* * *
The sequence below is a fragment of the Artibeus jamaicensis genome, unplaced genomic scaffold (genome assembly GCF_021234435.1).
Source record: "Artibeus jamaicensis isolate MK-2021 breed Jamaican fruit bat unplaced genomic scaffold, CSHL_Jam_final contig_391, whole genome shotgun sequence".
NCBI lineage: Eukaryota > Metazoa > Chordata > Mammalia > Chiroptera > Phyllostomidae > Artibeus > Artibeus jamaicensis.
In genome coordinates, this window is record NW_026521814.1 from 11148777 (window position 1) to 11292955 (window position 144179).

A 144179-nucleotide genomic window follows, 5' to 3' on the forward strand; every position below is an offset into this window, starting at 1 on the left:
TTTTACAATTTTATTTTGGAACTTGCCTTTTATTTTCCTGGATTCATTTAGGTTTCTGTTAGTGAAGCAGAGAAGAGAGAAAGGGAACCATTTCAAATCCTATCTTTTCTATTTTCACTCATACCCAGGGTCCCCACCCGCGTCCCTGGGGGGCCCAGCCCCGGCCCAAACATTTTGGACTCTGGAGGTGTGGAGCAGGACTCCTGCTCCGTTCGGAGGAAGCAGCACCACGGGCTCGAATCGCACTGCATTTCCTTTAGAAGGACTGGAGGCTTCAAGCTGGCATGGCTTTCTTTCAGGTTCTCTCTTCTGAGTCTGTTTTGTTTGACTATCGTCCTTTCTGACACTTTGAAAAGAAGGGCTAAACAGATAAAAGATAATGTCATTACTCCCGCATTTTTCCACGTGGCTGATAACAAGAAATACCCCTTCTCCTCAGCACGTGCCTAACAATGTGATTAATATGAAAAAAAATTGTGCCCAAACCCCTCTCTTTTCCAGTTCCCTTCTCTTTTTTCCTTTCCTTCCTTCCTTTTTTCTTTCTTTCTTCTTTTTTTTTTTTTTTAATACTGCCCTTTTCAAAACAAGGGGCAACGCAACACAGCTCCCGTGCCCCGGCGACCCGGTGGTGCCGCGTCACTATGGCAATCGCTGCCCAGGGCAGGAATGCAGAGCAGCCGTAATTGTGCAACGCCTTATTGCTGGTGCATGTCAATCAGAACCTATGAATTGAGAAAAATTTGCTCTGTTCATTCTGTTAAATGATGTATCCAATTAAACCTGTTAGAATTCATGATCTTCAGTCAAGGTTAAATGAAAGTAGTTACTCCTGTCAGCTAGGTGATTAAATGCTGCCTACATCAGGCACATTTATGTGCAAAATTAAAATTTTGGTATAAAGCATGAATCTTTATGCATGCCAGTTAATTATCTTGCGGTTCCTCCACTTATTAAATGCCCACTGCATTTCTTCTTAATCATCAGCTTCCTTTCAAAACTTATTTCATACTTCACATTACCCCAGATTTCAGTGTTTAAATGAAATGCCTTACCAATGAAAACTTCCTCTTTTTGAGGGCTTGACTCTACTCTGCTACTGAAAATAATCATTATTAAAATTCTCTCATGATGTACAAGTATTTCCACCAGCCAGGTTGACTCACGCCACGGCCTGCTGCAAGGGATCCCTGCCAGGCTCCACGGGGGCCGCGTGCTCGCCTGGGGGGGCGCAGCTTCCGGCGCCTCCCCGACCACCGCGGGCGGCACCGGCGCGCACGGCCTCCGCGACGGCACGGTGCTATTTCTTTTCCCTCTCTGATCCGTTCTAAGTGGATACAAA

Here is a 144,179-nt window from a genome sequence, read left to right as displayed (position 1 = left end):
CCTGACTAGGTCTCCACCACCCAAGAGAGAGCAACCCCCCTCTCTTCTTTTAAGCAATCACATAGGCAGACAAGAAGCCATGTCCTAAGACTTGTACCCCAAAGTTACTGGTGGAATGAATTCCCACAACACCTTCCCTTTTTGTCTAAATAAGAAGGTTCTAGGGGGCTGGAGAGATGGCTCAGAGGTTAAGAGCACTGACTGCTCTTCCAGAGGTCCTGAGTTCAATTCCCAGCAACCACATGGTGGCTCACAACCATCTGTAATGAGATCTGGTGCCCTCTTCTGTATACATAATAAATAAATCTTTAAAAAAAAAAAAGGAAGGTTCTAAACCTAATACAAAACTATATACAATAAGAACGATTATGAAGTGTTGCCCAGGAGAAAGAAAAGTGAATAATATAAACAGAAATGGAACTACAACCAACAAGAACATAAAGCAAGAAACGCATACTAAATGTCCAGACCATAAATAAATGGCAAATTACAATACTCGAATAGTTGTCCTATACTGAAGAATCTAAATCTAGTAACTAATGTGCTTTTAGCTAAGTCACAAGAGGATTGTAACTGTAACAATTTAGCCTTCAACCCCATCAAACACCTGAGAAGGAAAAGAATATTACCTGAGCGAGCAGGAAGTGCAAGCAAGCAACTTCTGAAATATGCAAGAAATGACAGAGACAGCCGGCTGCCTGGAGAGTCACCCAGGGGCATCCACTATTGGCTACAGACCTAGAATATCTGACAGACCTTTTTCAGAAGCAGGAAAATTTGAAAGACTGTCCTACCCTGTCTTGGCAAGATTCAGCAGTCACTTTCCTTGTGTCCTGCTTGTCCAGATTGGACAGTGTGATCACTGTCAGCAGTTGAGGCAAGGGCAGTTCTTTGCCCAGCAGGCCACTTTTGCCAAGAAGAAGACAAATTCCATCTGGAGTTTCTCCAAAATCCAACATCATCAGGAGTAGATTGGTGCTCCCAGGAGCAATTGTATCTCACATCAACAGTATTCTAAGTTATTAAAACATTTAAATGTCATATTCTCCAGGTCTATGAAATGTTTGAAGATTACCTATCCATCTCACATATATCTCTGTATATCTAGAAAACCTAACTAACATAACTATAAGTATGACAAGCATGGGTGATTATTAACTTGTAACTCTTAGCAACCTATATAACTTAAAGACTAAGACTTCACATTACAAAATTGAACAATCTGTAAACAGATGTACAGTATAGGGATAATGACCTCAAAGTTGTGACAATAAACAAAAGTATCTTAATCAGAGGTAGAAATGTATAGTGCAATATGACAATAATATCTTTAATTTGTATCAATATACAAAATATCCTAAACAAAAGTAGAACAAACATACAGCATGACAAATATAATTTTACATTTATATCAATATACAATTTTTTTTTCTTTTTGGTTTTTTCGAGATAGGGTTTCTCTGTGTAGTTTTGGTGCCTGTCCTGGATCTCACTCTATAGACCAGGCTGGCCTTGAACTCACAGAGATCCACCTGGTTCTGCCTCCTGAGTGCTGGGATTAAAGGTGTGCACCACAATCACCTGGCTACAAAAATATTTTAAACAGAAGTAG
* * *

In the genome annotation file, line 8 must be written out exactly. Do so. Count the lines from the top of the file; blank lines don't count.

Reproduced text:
CCTGACTAGGTCTCCACCACCCAAGAGAGAGCAACCCCCCTCTCTTCTTTTAAGCAATCACATAGGCAGACAAGAAGCCATGTCCTAAGACTTGTACCCCAAAGTTACTGGTGGAATGAATTCCCACAACACCTTCCCTTTTTGTCTAAATAAGAAGGTTCTAGGGGGCTGGAGAGATGGCTCAGAGGTTAAGAGCACTGACTGCTCTTCCAGAGGTCCTGAGTTCAATTCCCAGCAACCACATGGTGGCTCACAACCATCTGTAATGAGATCTGGTGCCCTCTTCTGTATACATAATAAATAAATCTTTAAAAAAAAAAAAGGAAGGTTCTAAACCTAATACAAAACTATATACAATAAGAACGATTATGAAGTGTTGCCCAGGAGAAAGAAAAGTGAATAATATAAACAGAAATGGAACTACAACCAACAAGAACATAAAGCAAGAAACGCATACTAAATGTCCAGACCATAAATAAATGGCAAATTACAATACTCGAATAGTTGTCCTATACTGAAGAATCTAAATCTAGTAACTAATGTGCTTTTAGCTAAGTCACAAGAGGATTGTAACTGTAACAATTTAGCCTTCAACCCCATCAAACACCTGAGAAGGAAAAGAATATTACCTGAGCGAGCAGGAAGTGCAAGCAAGCAACTTCTGAAATATGCAAGAAATGACAGAGACAGCCGGCTGCCTGGAGAGTCACCCAGGGGCATCCACTATTGGCTACAGACCTAGAATATCTGACAGACCTTTTTCAGAAGCAGGAAAATTTGAAAGACTGTCCTACCCTGTCTTGGCAAGATTCAGCAGTCACTTTCCTTGTGTCCTGCTTGTCCAGATTGGACAGTGTGATCACTGTCAGCAGTTGAGGCAAGGGCAGTTCTTTGCCCAGCAGGCCACTTTTGCCAAGAAGAAGACAAATTCCATCTGGAGTTTCTCCAAAATCCAACATCATCAGGAGTAGATTGGTGCTCCCAGGAGCAATTGTATCTCACATCAACAGTATTCTAAGTTATTAAAACATTTAAATGTCATATTCTCCAGGTCTATGAAATGTTTGAAGATTACCTATCCATCTCACATATATCTCTGTATATCTAGAAAACCTAACTAACATAACTATAAGTATGACAAGCATGGGTGATTATTAACTTGTAACTCTTAGCAACCTATATAACTTAAAGACTAAGACTTCACATTACAAAATTGAACAATCTGTAAACAGATGTACAGTATAGGGATAATGACCTCAAAGTTGTGACAATAAACAAAAGTATCTTAATCAGAGGTAGAAATGTATAGTGCAATATGACAATAATATCTTTAATTTGTATCAATATACAAAATATCCTAAACAAAAGTAGAACAAACATACAGCATGACAAATATAATTTTACATTTATATCAATATACAATTTTTTTTTCTTTTTGGTTTTTTCGAGATAGGGTTTCTCTGTGTAGTTTTGGTGCCTGTCCTGGATCTCACTCTATAGACCAGGCTGGCCTTGAACTCACAGAGATCCACCTGGTTCTGCCTCCTGAGTGCTGGGATTAAAGGTGTGCACCACAATCACCTGGCTACAAAAATATTTTAAACAGAAGTAG